person's head surrounded by envelopes connected by a rose vine that spirals into the person's brain and at the other end blooms into a rose surrounded by lost petals

The Possibility of Evil

by Shirley Jackson

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What is Miss Strangeworth suggesting in her letter to Mrs. Harper in "The Possibility of Evil"?

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Miss Strangeworth and Mrs. Harper know each other fairly well. They belong to the same bridge club and call each other by their first names, as they do when they happen to meet in the grocery store earlier. Miss Strangeworth's first name is Adela and Mrs. Harper's first name is Martha. Adela Strangeworth has already sent several of her poison-pen letters to this poor woman who appears to be someone she has known for years. That day when Miss Strangeworth gets home she writes another.

After thinking for a minute, she decided that she would like to write another letter, perhaps to go to Mrs. Harper, to follow up the ones she had already mailed. She selected a green sheet this time and wrote quickly: Have you found out yet what they were all laughing about after you left the bridge club on Thursday? Or is the wife really the last one to know?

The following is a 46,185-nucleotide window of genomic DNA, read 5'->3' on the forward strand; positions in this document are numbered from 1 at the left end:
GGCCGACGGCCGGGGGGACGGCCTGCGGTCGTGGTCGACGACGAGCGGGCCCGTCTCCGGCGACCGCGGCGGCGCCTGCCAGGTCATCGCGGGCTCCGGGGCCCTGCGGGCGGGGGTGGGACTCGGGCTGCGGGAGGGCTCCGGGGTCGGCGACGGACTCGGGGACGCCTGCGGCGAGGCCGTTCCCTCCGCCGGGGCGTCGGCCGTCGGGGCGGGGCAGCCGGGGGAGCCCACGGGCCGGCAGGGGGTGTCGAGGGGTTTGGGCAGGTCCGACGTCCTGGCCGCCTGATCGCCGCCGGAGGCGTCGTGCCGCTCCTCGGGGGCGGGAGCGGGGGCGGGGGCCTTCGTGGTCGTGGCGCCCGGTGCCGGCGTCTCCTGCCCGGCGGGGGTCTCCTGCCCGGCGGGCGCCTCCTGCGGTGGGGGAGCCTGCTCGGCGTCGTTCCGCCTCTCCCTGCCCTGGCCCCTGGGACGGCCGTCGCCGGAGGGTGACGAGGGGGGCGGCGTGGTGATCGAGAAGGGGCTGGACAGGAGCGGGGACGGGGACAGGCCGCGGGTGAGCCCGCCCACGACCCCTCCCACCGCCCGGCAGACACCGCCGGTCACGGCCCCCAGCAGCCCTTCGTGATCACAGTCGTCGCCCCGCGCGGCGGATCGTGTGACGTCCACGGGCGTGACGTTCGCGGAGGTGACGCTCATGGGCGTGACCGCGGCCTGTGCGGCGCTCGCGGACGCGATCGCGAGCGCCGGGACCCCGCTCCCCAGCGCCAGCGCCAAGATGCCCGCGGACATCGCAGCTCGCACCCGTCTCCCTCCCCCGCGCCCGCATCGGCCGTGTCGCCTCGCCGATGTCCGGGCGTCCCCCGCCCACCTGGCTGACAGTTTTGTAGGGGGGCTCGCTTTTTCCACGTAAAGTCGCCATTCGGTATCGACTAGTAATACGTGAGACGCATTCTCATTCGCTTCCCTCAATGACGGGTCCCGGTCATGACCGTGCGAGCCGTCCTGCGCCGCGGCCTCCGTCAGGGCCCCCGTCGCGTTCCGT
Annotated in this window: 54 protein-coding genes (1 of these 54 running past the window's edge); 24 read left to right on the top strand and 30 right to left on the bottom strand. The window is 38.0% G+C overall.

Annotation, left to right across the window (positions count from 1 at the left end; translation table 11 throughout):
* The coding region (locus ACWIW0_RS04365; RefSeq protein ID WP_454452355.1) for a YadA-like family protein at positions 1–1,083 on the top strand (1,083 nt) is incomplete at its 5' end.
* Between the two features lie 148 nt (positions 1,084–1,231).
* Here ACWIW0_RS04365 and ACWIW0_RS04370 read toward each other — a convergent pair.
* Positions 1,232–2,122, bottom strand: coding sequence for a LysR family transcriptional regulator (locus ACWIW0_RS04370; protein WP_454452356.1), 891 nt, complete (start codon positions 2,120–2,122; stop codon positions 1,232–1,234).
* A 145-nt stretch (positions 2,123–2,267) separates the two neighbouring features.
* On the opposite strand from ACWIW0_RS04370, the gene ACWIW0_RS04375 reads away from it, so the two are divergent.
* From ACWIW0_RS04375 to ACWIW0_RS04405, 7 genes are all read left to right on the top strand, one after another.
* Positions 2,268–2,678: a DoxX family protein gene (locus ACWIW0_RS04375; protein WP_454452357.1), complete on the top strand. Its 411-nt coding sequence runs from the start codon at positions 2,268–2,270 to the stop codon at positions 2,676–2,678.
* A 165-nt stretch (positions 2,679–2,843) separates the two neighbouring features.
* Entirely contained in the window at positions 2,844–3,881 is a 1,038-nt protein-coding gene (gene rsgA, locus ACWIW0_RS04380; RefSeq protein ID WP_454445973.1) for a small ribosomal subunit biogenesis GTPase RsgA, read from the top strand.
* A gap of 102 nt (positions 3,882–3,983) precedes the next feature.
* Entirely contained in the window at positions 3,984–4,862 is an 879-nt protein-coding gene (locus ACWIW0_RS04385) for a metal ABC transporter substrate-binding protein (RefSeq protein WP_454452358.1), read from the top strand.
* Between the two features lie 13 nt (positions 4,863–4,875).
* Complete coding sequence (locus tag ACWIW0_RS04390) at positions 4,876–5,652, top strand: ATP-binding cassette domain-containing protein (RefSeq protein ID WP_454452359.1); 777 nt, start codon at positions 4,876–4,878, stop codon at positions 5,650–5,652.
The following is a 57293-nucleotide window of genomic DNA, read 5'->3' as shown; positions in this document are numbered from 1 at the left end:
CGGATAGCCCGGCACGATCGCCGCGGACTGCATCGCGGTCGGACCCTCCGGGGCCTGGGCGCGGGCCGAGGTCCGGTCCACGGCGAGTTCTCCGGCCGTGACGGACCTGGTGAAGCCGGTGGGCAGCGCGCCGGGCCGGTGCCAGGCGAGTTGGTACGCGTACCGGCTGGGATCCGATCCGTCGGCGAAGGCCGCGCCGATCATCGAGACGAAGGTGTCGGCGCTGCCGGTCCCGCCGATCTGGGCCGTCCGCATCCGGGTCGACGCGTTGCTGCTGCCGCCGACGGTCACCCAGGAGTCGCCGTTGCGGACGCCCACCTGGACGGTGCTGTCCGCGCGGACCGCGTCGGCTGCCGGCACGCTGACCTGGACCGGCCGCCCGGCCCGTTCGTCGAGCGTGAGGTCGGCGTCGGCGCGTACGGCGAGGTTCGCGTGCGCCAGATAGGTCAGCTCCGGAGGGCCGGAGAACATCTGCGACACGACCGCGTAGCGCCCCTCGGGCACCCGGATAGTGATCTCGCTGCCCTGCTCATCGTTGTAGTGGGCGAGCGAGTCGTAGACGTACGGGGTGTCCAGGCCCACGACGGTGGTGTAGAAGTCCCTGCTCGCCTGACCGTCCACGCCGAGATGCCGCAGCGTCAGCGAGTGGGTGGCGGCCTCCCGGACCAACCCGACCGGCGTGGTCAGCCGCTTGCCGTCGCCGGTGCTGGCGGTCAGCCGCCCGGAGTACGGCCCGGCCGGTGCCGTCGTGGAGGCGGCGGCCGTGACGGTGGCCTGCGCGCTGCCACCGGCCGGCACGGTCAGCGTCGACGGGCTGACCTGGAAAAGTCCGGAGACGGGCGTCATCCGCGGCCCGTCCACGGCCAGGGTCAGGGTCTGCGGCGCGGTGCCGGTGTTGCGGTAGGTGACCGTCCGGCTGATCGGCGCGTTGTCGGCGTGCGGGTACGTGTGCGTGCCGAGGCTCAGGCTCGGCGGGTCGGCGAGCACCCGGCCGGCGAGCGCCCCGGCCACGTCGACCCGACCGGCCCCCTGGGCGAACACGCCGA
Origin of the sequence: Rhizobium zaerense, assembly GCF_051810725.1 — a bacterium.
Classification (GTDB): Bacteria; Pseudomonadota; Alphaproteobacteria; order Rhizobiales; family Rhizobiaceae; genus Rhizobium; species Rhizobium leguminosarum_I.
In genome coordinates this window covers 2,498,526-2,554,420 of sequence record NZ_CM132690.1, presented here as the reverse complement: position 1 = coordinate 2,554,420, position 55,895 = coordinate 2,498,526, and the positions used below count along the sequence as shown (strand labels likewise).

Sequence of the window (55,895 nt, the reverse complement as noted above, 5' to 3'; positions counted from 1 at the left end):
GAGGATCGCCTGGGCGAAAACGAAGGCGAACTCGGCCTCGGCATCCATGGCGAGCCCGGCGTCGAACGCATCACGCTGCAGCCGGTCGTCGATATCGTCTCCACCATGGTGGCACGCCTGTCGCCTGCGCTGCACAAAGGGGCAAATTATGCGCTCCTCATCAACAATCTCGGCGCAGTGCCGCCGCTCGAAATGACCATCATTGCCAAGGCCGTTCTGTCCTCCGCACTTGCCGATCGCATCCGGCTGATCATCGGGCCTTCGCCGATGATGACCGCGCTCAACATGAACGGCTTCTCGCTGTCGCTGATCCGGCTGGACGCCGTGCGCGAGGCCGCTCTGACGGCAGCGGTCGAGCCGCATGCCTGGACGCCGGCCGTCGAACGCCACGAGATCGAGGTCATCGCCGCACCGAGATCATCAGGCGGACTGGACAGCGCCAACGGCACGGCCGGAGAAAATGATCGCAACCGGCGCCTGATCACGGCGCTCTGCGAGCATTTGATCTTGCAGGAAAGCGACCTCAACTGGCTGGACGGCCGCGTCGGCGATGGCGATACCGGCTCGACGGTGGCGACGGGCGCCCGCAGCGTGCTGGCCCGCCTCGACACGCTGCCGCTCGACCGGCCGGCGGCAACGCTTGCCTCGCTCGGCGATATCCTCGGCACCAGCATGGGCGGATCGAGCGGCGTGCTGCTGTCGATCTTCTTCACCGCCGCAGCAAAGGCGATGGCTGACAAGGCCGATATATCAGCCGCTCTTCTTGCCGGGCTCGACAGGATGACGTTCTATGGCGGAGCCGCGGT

She is obviously suggesting that Martha Harper's husband has been having an affair with some women in the town and that everybody knows about it except his wife. This was probably more or less what Adela Strangeworth had hinted at in "the ones she had already mailed." Why is she doing this? She must be crazy. She doesn't realize that she is being cruel. From her point of view she is just warning Mrs. Harper of the "possibility" that her husband could be having an extramarital affair. When she runs into Martha Harper at the grocery store earlier, she notices that the woman seems different.

“Ran out of sugar for my cake frosting,” Mrs. Harper explained. Her hand shook slightly as she opened her pocketbook. Miss Strangeworth wondered, glancing at her quickly, if she had been taking proper care of herself. Martha Harper was not as young as she used to be, Miss Strangeworth thought. She probably could use a good, strong tonic… 

Miss Strangeworth is keenly observant. She takes an interest in all the people in "her town." Yet she doesn't realize that her anonymous letters to Martha Harper could be creating nervous problems that cause her hand to shake. Miss Strangeworth notices other people who seem troubled too: the grocer, for instance:

Mr. Lewis looked worried, she thought, and for a minute she hesitated, but then she decided that he surely could not be worried over the strawberries. He looked very tired indeed….

We learn later that she has sent him at least one anonymous letter in which she suggested that his grandson might be stealing money out of the cash register.

Many people seemed disturbed recently, Miss Strangeworth thought. Only yesterday the Stewarts’ fifteen-year-old Linda had run crying down her own front walk and all the way to school, not caring who saw her. People around town thought she might have had a fight with the Harris boy, but they showed up together at the soda shop after school as usual, both of them looking grim and bleak….